Yachting New Zealand have developed a wide-ranging women and girls in sailing strategy to attract more female participants, retain those already sailing and advance equal opportunities.
There are clear inequalities for women and girls when it comes to participation and wider involvement in our sport. Girls make up approximately 20-30 percent of those sailing in New Zealand in the junior classes; by adulthood it drops to 20 percent. Like many sports, sailing loses participants as they progress through adolescence but, for sailing, it means attenuation of an already small pool of females.
Understanding that greater diversity will enhance our sport, Yachting New Zealand have developed a wide-ranging women and girls in sailing strategy to attract more female participants, retain those already sailing and advance equal opportunities.
We conducted a six-month research project focusing in the first instance on junior and youth sailing. We reviewed the sailing environment, both past and present, and qualitative research was used to gain understanding of people’s experiences, attitudes, motivations and barriers faced.
While the focus of this research was on females and their experiences, we believe some of the strategies that have come out of the findings are relevant for all sailors.
Our vision is to advance equal opportunities in sailing
Yachting New Zealand are working to enable women and girls equal opportunities to participate, enjoy and succeed in our sport for life.
FINDINGS THAT HELPED SHAPE OUR STRATEGY
Networks and support are important for females across all levels of participation, especially given the small proportion of females sailing. Other sports have achieved success by connecting a network of female regional and club representatives to support female athletes. But females are underrepresented in decision making roles in our sport and, like many other sports, female coaches are not progressing through to high-performance positions.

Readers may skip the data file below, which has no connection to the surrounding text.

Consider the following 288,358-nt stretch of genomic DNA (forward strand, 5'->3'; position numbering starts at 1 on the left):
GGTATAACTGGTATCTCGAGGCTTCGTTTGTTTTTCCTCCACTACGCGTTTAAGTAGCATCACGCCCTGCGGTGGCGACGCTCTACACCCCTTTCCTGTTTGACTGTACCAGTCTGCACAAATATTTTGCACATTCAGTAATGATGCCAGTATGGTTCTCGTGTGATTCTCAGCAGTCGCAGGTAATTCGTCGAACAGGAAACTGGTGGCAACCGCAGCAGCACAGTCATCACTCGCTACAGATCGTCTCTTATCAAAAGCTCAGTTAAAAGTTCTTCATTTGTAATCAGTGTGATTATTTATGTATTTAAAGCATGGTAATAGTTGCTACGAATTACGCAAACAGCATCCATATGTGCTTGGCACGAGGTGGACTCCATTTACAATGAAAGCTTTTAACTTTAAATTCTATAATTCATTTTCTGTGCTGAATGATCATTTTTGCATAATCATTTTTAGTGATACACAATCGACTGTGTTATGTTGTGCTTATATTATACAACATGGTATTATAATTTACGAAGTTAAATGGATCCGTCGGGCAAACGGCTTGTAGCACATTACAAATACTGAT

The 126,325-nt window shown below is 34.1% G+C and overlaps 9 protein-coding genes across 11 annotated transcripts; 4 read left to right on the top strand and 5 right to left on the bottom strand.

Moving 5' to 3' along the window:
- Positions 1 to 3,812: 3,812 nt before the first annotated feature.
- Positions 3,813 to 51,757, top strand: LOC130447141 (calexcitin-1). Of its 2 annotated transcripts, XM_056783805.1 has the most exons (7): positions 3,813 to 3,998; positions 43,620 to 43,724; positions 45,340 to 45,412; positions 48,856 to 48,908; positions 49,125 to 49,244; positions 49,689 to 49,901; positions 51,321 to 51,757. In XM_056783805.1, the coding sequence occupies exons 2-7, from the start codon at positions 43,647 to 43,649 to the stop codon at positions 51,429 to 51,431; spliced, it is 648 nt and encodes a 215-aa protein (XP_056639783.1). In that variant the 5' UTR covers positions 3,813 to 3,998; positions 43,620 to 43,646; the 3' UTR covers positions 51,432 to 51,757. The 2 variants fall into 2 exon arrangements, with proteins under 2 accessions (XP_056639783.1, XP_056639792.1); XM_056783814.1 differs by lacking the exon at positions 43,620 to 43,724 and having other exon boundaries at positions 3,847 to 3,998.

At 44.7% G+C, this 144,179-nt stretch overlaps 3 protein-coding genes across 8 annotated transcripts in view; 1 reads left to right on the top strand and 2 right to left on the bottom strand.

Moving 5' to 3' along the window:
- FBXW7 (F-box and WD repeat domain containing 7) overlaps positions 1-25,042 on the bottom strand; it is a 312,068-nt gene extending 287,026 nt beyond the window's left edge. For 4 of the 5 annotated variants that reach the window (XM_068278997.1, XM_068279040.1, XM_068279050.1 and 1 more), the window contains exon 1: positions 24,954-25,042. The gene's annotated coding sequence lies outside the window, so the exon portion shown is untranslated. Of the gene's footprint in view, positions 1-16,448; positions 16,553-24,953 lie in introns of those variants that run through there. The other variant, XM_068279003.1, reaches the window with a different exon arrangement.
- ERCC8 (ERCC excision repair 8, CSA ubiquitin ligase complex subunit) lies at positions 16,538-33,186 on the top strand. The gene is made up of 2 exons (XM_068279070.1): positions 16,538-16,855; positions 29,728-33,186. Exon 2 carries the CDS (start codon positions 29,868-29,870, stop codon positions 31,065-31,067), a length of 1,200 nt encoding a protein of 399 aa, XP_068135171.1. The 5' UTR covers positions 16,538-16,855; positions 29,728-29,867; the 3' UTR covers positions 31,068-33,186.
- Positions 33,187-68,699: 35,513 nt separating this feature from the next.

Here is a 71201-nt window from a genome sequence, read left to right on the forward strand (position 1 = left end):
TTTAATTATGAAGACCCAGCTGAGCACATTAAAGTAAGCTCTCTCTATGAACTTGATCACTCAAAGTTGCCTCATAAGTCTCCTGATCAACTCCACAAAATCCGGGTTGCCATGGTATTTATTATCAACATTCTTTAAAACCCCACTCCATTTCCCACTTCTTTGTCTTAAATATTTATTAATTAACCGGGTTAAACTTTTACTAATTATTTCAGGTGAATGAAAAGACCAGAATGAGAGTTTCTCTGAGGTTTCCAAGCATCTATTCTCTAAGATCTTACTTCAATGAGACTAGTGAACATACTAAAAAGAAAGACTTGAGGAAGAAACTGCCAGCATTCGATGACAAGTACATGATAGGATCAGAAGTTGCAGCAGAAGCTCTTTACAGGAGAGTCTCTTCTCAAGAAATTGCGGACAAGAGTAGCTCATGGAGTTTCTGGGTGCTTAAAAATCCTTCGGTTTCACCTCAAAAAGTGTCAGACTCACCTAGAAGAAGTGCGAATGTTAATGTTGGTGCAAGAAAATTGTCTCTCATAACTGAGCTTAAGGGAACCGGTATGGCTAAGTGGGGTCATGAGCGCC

There is a lack of clarity and understanding around pathways for women in professional sailing, high-level coaching, leadership positions and marine industry careers. Transitioning between classes can be daunting and there can be uncertainty or little support for sailors in this phase. It’s not helped by the fact there aren’t enough visible role models across all aspects of our sport.
The main drivers for junior sailors is having fun and being with friends. Some club programmes, however, place increasing demands on junior sailors. Extensive research has found that working with athletes to help shape quality programmes leads to greater engagement and retention; learning through play accelerates development and decision making; and an athlete’s long-term development and performance is enhanced by engaging in a variety of sports and activities at a young age.
The collective effort of the whole sailing community is required to achieve our strategic outcomes. This includes sailors, parents, coaches, clubs, class associations and Yachting New Zealand.
1. CULTURE - A confident and connected female sailing community.
- Building connections
- Inclusive and capable leadership
- Attract and retain more quality female coaches
2. PATHWAYS - Widespread awareness of the opportunities for females in sailing.
- Greater visibility and understanding of sailing pathways
- Making it easier for sailors to transition between classes
- Identifying and celebrating female role models
3. PROGRAMMES - Encouraging programmes that enable greater participation and engagement.
- A sailor-centred approach
- Building the base of sailors by creating an environment of development and enjoyment
WHAT SUCCESS LOOKS LIKE
- Greater all-round participation
- Programmes that better reflect the needs of females
- More female coaches, race management and leaders in the sport
- Increased retention
- More girls reaching high performance level
- More females working in the industry